B19. Vegas on Vine: Remember Onni Group, the Canadians eager to evict the newspaper from the Los Angeles Times building? They’re busy in Hollywood, too, with an outrageous proposal to erect a landlocked cruise ship looming over the lovely Afton Square District, which is designed on the California State Register. The project seeks a 35% density bonus, and proposes to move a collection of historic bungalows around like pawns on a chessboard and demolish a fine 1930 Art Deco market. Although presented as 429-unit apartment complex (hey, L.A. needs housing!), we suspect it will be another unpermitted hotel, a destructive model Onni got in trouble over at home in Vancouver before importing to L.A.

B20. Spinning Wheel: On a hot summer’s day in sleepy Arcadia, where the last Googie-style Van De Kamp’s Holland Dutch Bakery restaurant (1967) stands proudly on Huntington Boulevard, Denny’s executives were on hand to throw the switch on the restored, spinning windmill sign, a beloved local landmark brought back to life through the Quixotic efforts of former mayor George Fasching. Last week, after just 18 months of service, the restored Van De Kamp’s windmill blade fell off the tower. A few days earlier, we saw no sign of trouble. Locals are shocked and eager for assurance that Denny’s will re-restore, but as yet there’s been no official word on what went wrong or on plans for the sign’s future.

*      *      *

And that’s our report on the state of Los Angeles preservation for 2017. To see past years’ lists, click here: 2016, 2015, 2014, 2013, 2012. And to stay informed all year round, see our Los Angeles History Happenings group on Facebook, subscribe to our newsletter and visit the Los Angeles Historic Preservation Hotspots map, where you can find nearby trouble spots.

Our guided bus tours return with The Real Black Dahlia on January 6, on the crest of the 71st anniversary of Beth Short’s disappearance and an especially haunting date to walk in the footsteps of this fascinating and mysterious lady. This tour is nearly full, so reserve soon if you’d like to ride, then stay tuned as we kick off our 11th Anniversary Year of loving, preserving and telling the stories of Los Angeles. See you on (or off) the bus!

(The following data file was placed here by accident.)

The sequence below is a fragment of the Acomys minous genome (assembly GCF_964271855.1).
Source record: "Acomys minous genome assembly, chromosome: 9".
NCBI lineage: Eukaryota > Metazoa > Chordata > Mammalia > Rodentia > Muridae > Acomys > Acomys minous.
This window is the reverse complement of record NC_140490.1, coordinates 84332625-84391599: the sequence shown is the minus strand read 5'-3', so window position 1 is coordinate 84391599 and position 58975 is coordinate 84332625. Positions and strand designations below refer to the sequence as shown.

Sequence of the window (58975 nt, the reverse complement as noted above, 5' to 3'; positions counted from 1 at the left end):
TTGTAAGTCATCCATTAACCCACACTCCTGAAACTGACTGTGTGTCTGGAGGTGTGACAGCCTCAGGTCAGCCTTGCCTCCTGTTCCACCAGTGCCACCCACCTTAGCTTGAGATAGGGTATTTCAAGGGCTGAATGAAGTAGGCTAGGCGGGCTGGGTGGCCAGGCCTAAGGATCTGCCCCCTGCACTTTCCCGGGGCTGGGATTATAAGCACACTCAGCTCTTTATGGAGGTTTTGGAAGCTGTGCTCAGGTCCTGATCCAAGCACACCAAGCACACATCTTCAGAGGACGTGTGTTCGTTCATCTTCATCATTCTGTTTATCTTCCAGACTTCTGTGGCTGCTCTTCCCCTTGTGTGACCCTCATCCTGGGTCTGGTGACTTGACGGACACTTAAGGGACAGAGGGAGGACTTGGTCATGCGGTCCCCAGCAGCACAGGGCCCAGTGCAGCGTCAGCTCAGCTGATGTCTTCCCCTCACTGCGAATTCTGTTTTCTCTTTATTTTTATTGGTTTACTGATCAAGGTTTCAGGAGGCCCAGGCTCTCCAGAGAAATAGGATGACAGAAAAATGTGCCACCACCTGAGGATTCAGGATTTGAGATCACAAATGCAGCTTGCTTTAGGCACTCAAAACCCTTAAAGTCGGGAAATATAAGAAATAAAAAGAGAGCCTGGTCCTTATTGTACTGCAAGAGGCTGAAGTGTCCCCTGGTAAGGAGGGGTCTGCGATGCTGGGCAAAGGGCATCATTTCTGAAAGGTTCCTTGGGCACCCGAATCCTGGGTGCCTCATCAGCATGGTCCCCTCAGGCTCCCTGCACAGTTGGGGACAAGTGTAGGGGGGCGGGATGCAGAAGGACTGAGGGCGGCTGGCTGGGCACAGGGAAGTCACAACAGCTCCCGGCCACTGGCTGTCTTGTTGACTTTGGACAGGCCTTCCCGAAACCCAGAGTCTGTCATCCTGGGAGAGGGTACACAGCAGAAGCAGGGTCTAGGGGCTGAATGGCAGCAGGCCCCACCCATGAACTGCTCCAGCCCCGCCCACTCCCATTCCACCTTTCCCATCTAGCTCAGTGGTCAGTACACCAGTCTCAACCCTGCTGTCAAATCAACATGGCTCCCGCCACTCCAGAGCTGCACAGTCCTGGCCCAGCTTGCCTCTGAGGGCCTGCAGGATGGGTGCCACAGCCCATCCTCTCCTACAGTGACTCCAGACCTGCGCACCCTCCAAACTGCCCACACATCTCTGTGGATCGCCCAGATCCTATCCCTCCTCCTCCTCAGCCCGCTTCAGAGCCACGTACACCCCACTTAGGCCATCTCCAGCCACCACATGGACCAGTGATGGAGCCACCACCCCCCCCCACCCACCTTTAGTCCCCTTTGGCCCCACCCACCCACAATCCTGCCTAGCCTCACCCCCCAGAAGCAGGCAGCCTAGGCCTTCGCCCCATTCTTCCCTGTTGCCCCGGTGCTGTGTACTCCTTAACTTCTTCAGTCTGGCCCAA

yrs,
Kim and Richard
Esotouric

Metropolitan Water District landmarking vote reveals recent gutting of Los Angeles Cultural Heritage Commission

PETITION: Mayor Eric Garcetti, Fill the Vacant Seat on the Los Angeles Cultural Heritage Commission.

On Thursday afternoon, September 15, 2016 an SRO crowd gathered in room 1010 of Los Angeles City Hall for the final hearing in the historic-cultural monument consideration process for William L. Pereira’s 1963 Metropolitan Water District campus at 1111 West Sunset Boulevard.

Presentations were made by Pam O’Connor and nominator Yuval Bar-Zemer (in favor) and Bill Delvac and Jenna Snow representing the property owner (opposed). Members of the public spoke about the property: two dozen in favor of preserving it (among them, the architect’s daughter Monica Pereira), two opposed. Bar-Zemer also presented the Commissioners with a pro-landmarking petition containing more than 600 names.

The Commissioners acknowledged that it had been a long day—we heard that security had already been called during the contentious Miracle Mile HPOZ agenda item, and they also were called during this item—and that they believed that determination on the MWD property was problematic due to alterations, some done by the prior church tenant in the 1990s, others done just a few months ago by the property owner apparently (though the Commissioners did not say this) in an attempt to render the property less suitable for landmarking.